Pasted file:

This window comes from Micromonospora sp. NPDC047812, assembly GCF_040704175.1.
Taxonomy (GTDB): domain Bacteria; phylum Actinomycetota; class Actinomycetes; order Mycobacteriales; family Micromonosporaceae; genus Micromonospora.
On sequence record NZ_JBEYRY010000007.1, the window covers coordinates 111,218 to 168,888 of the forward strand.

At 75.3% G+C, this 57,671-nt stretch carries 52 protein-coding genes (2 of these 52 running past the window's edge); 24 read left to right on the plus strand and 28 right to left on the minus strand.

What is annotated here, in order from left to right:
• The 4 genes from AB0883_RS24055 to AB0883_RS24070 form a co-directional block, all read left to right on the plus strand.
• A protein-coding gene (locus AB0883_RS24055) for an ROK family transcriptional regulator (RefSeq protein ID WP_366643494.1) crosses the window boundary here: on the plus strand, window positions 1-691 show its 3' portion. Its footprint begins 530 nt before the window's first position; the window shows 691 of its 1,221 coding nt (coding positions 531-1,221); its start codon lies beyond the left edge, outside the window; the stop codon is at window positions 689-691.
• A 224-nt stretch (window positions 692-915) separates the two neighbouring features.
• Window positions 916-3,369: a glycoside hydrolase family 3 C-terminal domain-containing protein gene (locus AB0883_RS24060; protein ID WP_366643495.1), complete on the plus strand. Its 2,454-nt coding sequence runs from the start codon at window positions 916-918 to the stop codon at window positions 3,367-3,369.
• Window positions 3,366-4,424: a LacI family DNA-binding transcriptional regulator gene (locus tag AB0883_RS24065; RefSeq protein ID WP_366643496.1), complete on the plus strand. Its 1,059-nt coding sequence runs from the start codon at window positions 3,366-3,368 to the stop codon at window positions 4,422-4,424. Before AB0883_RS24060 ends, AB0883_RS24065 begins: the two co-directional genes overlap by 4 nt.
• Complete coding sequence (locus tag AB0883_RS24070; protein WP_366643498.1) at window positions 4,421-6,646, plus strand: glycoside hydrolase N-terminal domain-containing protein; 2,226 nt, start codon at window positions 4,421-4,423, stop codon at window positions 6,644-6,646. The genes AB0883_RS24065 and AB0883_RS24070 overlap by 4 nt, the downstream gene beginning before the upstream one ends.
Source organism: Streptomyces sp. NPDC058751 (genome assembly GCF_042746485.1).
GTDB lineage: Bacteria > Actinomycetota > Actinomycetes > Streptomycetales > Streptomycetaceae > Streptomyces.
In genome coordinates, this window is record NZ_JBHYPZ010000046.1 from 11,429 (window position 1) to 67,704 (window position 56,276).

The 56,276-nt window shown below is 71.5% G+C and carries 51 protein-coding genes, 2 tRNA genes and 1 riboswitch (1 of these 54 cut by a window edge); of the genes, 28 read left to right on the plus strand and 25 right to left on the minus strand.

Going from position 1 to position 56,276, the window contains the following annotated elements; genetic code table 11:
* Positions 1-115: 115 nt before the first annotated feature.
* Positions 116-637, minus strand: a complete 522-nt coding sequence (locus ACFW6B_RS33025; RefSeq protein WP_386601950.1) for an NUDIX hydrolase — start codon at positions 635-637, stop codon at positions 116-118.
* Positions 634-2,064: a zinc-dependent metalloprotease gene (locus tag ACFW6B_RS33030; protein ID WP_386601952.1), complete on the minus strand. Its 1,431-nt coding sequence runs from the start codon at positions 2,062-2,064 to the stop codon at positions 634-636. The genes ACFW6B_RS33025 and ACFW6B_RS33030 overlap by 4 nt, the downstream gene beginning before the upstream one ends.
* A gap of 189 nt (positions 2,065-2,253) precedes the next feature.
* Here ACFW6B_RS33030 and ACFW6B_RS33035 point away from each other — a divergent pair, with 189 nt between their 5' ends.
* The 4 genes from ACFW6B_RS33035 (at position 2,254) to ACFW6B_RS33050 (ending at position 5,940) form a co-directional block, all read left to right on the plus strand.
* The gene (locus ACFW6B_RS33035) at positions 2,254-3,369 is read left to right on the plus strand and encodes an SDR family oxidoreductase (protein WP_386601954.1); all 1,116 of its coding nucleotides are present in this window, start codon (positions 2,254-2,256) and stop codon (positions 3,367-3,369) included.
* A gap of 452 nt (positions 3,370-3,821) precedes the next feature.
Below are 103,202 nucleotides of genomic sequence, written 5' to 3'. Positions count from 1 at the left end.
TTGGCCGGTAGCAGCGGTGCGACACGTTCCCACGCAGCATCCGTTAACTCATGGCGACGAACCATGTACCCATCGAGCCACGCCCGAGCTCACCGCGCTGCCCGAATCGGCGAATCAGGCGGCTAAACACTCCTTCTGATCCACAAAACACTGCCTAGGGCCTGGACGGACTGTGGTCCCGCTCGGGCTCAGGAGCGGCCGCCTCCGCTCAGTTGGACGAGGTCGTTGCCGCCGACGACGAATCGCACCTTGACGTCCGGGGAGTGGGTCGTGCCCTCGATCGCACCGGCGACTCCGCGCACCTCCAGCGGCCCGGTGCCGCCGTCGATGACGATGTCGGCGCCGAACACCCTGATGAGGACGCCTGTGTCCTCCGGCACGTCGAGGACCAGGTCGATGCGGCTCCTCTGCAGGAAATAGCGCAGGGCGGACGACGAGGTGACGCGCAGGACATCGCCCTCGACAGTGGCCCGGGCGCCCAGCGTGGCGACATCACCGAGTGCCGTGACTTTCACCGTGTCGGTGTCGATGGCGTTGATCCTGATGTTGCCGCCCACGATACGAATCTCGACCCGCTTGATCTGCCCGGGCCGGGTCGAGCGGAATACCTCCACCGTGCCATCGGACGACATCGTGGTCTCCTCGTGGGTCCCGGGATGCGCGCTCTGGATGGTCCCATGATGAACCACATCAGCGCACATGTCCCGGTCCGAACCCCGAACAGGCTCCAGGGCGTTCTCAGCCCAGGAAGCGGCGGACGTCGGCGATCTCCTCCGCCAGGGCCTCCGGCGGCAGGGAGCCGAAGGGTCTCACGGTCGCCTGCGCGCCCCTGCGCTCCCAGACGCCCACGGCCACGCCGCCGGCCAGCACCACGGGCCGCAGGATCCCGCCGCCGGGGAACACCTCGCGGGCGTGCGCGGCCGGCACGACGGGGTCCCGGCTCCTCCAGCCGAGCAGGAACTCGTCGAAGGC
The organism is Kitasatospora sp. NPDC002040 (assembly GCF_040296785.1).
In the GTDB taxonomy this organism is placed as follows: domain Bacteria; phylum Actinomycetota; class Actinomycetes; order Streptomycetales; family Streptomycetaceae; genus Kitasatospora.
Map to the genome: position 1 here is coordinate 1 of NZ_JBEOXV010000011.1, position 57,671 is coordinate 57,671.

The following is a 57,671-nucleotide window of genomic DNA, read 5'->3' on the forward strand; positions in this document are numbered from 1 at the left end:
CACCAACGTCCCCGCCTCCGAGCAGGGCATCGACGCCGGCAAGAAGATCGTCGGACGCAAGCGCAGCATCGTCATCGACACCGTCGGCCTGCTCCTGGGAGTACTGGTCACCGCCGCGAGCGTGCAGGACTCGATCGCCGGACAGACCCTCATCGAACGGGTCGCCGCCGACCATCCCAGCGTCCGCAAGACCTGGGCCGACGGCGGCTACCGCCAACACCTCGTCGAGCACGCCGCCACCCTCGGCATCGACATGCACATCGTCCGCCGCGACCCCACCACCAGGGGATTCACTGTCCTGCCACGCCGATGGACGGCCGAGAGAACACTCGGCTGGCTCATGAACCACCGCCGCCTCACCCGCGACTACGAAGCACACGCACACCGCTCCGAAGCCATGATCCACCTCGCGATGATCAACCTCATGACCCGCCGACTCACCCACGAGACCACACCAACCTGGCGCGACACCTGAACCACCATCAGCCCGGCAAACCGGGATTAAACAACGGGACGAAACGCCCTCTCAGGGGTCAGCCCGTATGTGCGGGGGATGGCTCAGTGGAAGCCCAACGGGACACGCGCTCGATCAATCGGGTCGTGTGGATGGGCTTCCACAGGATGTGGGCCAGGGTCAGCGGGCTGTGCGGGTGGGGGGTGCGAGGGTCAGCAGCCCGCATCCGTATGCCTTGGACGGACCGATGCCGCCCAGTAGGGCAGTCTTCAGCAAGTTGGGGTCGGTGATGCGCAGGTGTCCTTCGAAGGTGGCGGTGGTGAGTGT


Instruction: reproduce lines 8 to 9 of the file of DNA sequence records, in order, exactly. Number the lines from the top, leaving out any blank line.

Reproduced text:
• A 224-nt stretch (window positions 692-915) separates the two neighbouring features.
• Window positions 916-3,369: a glycoside hydrolase family 3 C-terminal domain-containing protein gene (locus AB0883_RS24060; protein ID WP_366643495.1), complete on the plus strand. Its 2,454-nt coding sequence runs from the start codon at window positions 916-918 to the stop codon at window positions 3,367-3,369.